Mr. Speaker, I am pleased to rise to speak to the concurrence motion, the effect of which is to ask Health Canada to table with the House a comprehensive strategy to address fetal alcohol spectrum disorders. I very much support it and I will do as much as I can to ensure that other members in the House support the initiative. It is very important and it is time.
Let me talk very briefly about fetal alcohol spectrum disorders. Maternal consumption of alcohol during pregnancy is the leading known cause of mental retardation in Canada. As was indicated earlier, about one out of every 100 live births results in a birth defect. That means, and testimony has said, that up to 5,000 children each year will suffer from alcohol-related birth defects. It is very important that we understand the enormity of this and the attendant costs.
Here are a few of the secondary symptoms associated with FASD. Sixty per cent of these children will drop out of school or be suspended. Sixty per cent will get into trouble with the law. Fifty per cent will go to jail or be put in an institution. Fifty per cent will show inappropriate sexual behaviour. Thirty per cent will become abusers of drugs or alcohol. Eighty per cent will be unable to live independently in adult life. Eighty per cent will have problems with employment,
Binge drinking is the worst kind of risk to an unborn child. Binge drinking is more than four drinks on one occasion. It is not being an alcoholic. Binge drinking is something that probably everyone in their adult lives has encountered. It is like going to a wedding, or an anniversary or a picnic and over that occasion having four drinks.
Back in 1992 when a report was before Parliament, the then health minister and the Department of Health said that they had evidence that one drink alone could negatively affect the heart rate and respiration rate of the fetus. As well, the evidence has shown that days 15 to 22 during pregnancy is the most vulnerable period in fetal development. The health committee spent years studying reproductive technologies. It is well aware that up to day 14, research on embryos is permitted, but past day 14, even the medical profession says that the embryo cannot be touched. It is called the primitive streak. This is when all our basic features and organs get the trigger points where they start and are set for the rest of our lives.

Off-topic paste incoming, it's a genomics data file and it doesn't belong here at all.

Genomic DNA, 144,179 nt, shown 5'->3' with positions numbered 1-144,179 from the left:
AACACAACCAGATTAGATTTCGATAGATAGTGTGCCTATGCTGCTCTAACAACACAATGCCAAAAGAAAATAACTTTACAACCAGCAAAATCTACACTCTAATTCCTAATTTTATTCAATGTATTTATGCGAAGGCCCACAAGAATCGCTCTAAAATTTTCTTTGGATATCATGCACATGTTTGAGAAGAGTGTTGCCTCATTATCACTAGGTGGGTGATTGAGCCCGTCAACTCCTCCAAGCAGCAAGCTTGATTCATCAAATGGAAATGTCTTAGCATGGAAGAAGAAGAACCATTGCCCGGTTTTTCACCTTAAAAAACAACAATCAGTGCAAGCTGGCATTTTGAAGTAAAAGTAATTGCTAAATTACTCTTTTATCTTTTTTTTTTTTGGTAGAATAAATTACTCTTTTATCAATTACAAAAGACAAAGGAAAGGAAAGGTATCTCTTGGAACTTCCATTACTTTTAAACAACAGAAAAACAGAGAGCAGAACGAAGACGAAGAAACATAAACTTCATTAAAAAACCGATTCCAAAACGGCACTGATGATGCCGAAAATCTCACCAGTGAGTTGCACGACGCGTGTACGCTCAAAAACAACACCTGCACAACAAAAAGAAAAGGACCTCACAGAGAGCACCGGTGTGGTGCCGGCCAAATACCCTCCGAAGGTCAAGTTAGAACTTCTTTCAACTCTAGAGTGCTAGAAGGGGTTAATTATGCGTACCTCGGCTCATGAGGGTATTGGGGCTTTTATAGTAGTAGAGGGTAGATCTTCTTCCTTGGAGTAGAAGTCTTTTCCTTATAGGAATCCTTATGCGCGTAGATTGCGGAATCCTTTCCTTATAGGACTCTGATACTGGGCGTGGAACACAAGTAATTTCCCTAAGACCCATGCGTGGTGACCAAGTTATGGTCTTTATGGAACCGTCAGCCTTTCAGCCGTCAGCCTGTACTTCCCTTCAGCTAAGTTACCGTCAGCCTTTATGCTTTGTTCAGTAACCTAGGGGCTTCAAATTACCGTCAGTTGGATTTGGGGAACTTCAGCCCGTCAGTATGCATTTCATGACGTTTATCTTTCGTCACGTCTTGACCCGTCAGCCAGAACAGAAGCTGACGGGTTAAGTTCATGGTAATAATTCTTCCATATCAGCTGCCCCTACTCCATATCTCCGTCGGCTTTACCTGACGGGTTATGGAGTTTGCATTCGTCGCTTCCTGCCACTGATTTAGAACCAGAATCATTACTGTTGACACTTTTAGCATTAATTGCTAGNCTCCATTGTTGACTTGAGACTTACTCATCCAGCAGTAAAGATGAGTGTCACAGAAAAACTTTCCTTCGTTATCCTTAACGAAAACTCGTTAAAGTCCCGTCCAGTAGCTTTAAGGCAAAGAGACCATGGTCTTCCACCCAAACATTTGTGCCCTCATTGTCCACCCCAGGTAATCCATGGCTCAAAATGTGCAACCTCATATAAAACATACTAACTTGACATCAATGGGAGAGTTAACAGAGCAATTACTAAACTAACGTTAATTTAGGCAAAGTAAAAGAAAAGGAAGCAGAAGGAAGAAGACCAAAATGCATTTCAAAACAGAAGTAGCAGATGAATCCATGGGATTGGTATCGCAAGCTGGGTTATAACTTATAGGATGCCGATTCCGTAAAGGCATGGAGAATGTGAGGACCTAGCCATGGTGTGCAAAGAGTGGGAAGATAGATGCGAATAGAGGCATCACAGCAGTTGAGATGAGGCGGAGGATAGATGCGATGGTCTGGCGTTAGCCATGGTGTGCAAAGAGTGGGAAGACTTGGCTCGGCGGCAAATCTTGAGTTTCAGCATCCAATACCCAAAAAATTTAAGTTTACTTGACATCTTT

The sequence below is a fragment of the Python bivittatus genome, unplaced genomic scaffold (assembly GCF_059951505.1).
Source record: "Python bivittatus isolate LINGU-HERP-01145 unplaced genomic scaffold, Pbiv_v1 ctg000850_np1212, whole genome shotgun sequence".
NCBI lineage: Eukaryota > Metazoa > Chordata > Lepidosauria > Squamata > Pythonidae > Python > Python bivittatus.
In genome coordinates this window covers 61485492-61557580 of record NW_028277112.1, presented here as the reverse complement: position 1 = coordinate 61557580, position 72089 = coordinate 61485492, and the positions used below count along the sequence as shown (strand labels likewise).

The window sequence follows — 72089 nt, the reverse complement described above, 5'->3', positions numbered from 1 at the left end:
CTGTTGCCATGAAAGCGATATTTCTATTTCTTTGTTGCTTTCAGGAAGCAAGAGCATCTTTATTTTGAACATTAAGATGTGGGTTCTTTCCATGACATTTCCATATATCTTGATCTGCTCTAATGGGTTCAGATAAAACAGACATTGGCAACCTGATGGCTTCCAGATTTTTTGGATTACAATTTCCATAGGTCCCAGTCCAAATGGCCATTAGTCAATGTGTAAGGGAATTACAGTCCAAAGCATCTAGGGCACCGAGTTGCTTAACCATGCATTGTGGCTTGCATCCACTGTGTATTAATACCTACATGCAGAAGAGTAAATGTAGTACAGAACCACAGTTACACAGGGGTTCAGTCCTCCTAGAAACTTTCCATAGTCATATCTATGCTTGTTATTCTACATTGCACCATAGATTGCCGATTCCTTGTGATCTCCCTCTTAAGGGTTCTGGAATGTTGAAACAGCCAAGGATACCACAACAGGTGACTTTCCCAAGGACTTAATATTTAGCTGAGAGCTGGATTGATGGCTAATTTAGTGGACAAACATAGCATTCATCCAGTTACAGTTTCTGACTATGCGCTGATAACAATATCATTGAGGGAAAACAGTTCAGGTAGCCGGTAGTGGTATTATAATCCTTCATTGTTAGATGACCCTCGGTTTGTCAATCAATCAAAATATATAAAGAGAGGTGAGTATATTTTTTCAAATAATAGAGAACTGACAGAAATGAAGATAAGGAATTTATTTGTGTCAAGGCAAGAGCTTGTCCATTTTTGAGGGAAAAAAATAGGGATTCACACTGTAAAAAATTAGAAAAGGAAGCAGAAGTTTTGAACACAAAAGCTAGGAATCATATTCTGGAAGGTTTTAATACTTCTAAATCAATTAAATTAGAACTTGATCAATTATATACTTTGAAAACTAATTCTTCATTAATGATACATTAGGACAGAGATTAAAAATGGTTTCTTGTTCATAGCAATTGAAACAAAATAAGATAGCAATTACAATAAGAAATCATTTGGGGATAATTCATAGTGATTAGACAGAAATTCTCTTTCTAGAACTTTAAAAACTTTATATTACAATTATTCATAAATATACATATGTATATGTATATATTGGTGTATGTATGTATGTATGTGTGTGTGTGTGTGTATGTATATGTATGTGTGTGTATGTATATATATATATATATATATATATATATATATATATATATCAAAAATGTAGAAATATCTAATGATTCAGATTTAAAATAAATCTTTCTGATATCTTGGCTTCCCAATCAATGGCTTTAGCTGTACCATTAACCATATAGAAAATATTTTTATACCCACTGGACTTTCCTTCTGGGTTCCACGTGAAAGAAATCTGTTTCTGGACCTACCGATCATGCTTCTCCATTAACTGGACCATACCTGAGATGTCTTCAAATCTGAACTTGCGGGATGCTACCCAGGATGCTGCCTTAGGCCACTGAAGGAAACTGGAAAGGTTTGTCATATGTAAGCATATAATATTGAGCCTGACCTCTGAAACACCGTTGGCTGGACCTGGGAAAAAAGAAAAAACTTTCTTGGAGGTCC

Fetal alcohol syndrome, in its full blown manifestation, involves facial and cranial deformities. It means that during this period, when one's features are established, which is after day 14, very early in pregnancy when nobody knows they are pregnant, is when the damage is done in many cases.
The issue with regard to FASD is that if pregnancy is possible, one should abstain from alcohol. The reason for that is that 50% of pregnancies are unplanned. This is the message for women. If they are in their birthing years, if they are sexually active, if they are not using protection, they should abstain from alcohol; 100% abstention, not just a bit. The problem is the message that has gone out in the past is that one should limit or cut back. People have not been informed that even small amounts of consumption at the wrong period of time may have tragic consequences to the unborn child.
Over the last 10 or 11 years of my career as a member of Parliament, no issue has affected me more deeply and involved me more fully than the issue of fetal alcohol syndrome and fetal alcohol spectrum disorders.
In 1992 the Standing Committee on Health actually prepared a report called, “Fetal Alcohol Syndrome: The Preventable Tragedy”. The issue of whether Health Canada has been doing its job is relevant to what timeframe? Let me explain to the House what happened in 1992.
The subcommittee recommended requiring health warning labels on the containers of alcoholic beverages, just as the U.S. had introduced in 1989. It reported that the alcohol industry was opposed to health warning labels and every other witness was supportive of these labels. The brewers industry position was that awareness was very high, but labels were not effective and the funds would be better spent on targeted programs.
If we look at the transcripts and testimony of what we did in 1996, when the bill before the health committee and again this year, we find that the results and observations are precisely the same. The industry is on one side and the health people are on the other. Everybody is aware that there is risk associated with alcohol consumption and the money would be better spent on something else. The presumption is somehow that labels will operate in a vacuum. That is nonsense. We obviously do something now, but it is not enough because the impact on unborn children still is very high.
In 1992 the non-industry witnesses testified that warning labels should be part of an overall strategy to raise public awareness. We have heard that before. They also based their support on a public's right to know if the use of the product carried certain risks. Experts testified that information on product labels and the nature of the package could enhance the overall product offering and that the product label would play the role of salesmen and for advertising. The label on the product is the thing that is promoting at the point of sale.